My research involves a variety of emerging infectious diseases in animal and human populations, with a constant focus on the development of mathematical models to characterise their epidemiology and to evaluate control strategies.
I currently hold a Junior Research Fellowship funded by Imperial College to investigate the within-host dynamics of dengue virus pathogenesis and the human antibody response. My current research involves applying machine learning techniques to clinical trial data to model the serotype-specific antibody responses and their complex interactions following natural infection and vaccination.
I am particularly interested in developing mathematical models to characterise the transmissibility of dengue virus and the complex antibody patterns arising upon natural exposure and vaccination. My analysis of the clinical trials data of the Sanofi-Pasteur dengue vaccine brought to light the fundamental role that pre-exposure to dengue before vaccination has on immunogenicity and protection against dengue. This finding laid the foundations for further modelling studies, such as predicting the long-term benefits and risks of the Sanofi-Pasteur dengue vaccine, which was published in Science in 2016.
My research also focuses on the real-time analysis of epidemic data from novel emerging infections to improve situational awareness. As a member of the WHO Ebola Response Team, my research has contributed to the epidemiological characterisation of the Ebola virus affecting West Africa in 2013-2015 and has informed response planning at the WHO. More recently, following the spread of Zika virus in Latin America in 2015-2016, I have worked towards improving the characterisation of Zika virus epidemiology, life-history and transmissibility, with particular focus on the public health implications and future priorities for Zika control. This study was published in Science in 2016.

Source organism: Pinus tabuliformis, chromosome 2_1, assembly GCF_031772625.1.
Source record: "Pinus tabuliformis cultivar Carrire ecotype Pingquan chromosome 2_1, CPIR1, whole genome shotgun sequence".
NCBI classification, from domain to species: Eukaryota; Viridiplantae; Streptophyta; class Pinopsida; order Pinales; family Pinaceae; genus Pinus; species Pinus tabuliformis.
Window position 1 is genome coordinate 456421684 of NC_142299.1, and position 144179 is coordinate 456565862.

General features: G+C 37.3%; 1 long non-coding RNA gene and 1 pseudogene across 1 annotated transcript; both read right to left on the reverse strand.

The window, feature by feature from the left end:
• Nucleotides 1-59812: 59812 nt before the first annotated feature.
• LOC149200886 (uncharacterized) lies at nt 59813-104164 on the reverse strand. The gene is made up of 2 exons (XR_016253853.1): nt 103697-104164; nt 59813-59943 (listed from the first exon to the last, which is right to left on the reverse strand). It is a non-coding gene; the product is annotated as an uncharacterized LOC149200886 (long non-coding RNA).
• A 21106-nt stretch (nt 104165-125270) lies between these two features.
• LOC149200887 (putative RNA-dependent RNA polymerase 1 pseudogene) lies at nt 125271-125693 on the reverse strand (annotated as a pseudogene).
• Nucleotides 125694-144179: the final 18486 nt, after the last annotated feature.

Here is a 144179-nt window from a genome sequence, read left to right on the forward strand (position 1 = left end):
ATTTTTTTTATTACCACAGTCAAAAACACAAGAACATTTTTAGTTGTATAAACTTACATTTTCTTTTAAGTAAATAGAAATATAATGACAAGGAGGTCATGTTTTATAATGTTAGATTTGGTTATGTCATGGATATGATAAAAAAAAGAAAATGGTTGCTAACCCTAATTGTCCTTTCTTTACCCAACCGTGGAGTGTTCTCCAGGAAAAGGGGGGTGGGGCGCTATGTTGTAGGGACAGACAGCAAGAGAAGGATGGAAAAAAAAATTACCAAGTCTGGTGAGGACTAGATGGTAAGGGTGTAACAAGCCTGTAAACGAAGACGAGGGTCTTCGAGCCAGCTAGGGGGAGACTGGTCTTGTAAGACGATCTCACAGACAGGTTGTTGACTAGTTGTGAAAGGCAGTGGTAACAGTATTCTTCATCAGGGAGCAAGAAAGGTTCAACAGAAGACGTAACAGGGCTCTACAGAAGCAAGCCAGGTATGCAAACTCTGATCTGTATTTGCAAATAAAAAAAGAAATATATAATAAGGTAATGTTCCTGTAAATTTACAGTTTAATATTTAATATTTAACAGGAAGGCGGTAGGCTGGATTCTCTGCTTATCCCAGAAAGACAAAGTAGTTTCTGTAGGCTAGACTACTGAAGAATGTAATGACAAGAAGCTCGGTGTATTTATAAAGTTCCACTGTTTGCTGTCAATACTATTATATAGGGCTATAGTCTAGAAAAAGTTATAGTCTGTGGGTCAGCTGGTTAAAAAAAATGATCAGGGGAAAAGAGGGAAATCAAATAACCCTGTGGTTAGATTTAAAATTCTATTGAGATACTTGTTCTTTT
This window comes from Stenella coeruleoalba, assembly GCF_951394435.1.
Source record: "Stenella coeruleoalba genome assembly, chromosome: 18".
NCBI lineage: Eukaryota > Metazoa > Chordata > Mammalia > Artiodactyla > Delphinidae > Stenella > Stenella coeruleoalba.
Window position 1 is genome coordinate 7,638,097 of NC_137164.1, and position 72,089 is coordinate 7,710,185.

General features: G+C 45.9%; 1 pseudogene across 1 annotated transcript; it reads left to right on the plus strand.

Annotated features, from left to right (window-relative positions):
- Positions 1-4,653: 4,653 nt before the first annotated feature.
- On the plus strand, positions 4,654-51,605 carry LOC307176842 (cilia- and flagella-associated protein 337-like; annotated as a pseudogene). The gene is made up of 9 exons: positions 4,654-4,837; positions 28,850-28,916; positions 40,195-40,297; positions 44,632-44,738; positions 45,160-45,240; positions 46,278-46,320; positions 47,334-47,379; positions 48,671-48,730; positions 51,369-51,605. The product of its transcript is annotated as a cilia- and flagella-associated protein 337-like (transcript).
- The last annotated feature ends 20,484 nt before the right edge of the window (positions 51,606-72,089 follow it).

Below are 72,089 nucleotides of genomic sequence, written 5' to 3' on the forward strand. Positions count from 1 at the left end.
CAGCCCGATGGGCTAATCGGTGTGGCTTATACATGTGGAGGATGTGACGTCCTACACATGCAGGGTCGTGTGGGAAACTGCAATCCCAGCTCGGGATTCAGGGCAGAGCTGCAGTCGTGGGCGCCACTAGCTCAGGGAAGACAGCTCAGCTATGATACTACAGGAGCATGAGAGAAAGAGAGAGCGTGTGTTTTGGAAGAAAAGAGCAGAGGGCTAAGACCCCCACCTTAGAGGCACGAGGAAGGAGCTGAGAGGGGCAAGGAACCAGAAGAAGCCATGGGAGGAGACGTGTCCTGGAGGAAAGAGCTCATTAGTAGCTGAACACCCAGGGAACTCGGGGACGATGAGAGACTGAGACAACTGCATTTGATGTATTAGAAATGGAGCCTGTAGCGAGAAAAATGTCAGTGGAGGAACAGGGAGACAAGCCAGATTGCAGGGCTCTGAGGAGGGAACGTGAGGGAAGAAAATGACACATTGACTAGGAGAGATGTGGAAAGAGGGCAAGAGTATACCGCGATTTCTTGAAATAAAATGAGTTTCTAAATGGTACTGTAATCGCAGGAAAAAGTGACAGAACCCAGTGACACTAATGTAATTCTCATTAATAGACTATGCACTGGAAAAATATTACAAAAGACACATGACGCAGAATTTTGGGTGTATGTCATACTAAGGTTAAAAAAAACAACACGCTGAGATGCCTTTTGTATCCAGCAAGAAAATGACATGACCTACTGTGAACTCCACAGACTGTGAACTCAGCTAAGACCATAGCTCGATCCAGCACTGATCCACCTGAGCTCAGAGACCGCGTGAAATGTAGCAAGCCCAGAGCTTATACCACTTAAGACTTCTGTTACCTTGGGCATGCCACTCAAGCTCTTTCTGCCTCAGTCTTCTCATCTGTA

Finally, I am interested in developing models to integrate data streams from multiple sources and in addressing the statistical challenges posed by surveillance data. In my work published in PNAS in 2013, I developed a novel modelling approach integrating syndromic, virological and serological data, which I applied to analyse the complex epidemic patterns (3 waves of infection) caused by the 2009 H1N1 pandemic virus in England between 2009 and 2011.
et al., 2018, Refined efficacy estimates of the Sanofi Pasteur dengue vaccine CYD-TDV using machine learning, Nature Communications, Vol:9, ISSN:2041-1723
et al., 2017, Using Wolbachia for Dengue Control: Insights from Modelling., Trends in Parasitology, Vol:34, ISSN:1471-5007, Pages:102-113
et al., 2017, International risk of yellow fever spread from the ongoing outbreak in Brazil, December 2016 to May 2017, Eurosurveillance, Vol:22, ISSN:1560-7917, Pages:1-4
et al., 2016, Benefits and risks of the Sanofi-Pasteur dengue vaccine: Modeling optimal deployment, Science, Vol:353, ISSN:0036-8075, Pages:1033-1036
et al., 2016, Countering the Zika epidemic in Latin America, Science, Vol:353, ISSN:1095-9203, Pages:353-354
et al., 2015, Ebola virus disease among children in West Africa, New England Journal of Medicine, Vol:372, ISSN:1533-4406, Pages:1274-1277
Dorigatti I, Cauchemez S, Ferguson NM, 2013, Increased transmissibility explains the third wave of infection by the 2009 H1N1 pandemic virus in England, Proceedings of the National Academy of Sciences of the United States of America, Vol:110, ISSN:0027-8424, Pages:13422-13427